Recently a post on Meta StackOverflow got unfeatured by SE employee, with the explanation that it was done because of some "legal concerns."
Given that:

  1. similar posts exist on main Meta and are featured there, and
  2. the problematic post is still present on MSO, only that the "featured" tag got removed from it

What kind of legal concerns might cause such an action? If the post content is problematic, only removing the post (or the problematic part) would help. Featuring posts is a responsibility of moderators, who represent the community, not the company, so I don't think there is a risk of treating the post (or its being featured) as a statement coming from company. So what concerns might be present here?

1 Answer 1



Assuming there the post has or, more likely, has the potential to become a legal liability then not having it featured reduces the risk of that occurring or the consequences if it does because fewer people see it.

For example, assume that a hypothetical post potentially exposes SE to a defamation suit. Reducing the number of people who see the post reduces the chance that the hypothetical poster ever sees it. Further, damages for defamation depend on the extent of damage to reputation - all else being equal, the more people who see it the more damage is done.

So why not get rid of it and eliminate the risk altogether? Because legal risk is only one sort of business risk. SE has a reputational risk issue right now and the consequences of being too heavy handed may outweigh the legal risk. Some risks just have to be accepted.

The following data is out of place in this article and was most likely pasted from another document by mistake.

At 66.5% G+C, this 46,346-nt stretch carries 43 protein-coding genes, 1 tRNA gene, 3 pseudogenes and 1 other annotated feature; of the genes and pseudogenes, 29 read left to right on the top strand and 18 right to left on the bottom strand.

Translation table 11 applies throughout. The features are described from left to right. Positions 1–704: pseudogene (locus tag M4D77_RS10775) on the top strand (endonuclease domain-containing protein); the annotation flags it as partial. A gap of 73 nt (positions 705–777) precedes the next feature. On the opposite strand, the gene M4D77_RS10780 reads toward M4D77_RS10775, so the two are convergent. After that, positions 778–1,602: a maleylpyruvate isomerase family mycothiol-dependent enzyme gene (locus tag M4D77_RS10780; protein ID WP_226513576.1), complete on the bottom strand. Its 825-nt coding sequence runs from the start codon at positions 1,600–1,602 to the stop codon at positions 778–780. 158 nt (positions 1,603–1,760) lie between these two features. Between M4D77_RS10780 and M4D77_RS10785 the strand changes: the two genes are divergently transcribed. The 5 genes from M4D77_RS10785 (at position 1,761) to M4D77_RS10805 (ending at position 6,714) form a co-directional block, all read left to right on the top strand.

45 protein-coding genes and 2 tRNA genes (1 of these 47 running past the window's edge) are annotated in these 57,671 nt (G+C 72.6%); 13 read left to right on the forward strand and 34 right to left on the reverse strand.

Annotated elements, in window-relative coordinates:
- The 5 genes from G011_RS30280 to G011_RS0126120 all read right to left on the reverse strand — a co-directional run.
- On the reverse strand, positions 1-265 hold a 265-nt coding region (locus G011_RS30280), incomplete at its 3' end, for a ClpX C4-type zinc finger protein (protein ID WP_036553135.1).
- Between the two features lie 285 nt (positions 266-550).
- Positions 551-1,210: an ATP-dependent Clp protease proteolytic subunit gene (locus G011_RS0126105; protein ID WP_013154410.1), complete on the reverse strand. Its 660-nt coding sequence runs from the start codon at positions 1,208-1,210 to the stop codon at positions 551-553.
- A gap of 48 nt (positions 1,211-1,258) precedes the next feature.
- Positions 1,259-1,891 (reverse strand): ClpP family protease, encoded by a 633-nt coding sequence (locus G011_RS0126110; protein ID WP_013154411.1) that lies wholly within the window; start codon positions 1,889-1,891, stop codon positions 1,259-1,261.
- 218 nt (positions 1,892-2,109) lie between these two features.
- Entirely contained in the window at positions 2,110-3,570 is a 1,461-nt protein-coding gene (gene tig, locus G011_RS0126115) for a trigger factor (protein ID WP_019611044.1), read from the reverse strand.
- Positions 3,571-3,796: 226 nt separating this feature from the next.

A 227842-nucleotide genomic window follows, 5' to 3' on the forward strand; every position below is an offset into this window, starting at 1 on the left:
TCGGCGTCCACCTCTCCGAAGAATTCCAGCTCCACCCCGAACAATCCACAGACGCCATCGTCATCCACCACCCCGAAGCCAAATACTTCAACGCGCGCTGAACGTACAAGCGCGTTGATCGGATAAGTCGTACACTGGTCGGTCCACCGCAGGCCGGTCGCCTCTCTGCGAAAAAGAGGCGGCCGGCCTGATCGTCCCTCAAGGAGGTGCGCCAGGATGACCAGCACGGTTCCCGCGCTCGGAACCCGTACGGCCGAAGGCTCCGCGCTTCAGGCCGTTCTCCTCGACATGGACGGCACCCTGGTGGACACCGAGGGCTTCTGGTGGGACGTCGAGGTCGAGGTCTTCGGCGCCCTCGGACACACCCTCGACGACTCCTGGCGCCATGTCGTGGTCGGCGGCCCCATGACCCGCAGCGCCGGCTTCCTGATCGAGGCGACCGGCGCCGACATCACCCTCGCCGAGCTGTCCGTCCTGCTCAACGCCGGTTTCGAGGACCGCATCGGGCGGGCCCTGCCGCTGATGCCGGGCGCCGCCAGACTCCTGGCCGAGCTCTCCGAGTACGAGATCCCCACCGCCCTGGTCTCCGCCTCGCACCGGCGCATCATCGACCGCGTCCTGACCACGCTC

• How could this post result in a defamation suit? As far as I'm aware, the company hasn't said anything bad about Shog9 in public. Jan 17, 2020 at 5:47
  • @aparente001 I used defamation as an example. The company doesn’t want this widely ventilated for reasons - only some of which may be legal.
    – Dale M
    Jan 17, 2020 at 6:31
  • I get that. But I would like to understand what the legal issues might be. // Republican bellicose presidents like to use "national security" as the justification for everything under the sun. I'm trying to figure out if the current situation is analogous, or if there really are potential legal land mines, and if so, what they could be. I don't mean in a fictitious company, I mean in this company. Jan 17, 2020 at 6:31
  • @aparente001 well, assume a defamatory post was made in an answer- “featuring” it could be argued as endorsement of that post by SE. A bit of a long shot but a 63 year old non-tech using judge might agree with the argument.
    – Dale M
    Jan 17, 2020 at 6:41
  • I do understand what you're saying about defamation. But I don't understand how that is relevant in this situation. Is there anything else besides defamation that might be a legal issue? Jan 17, 2020 at 6:43

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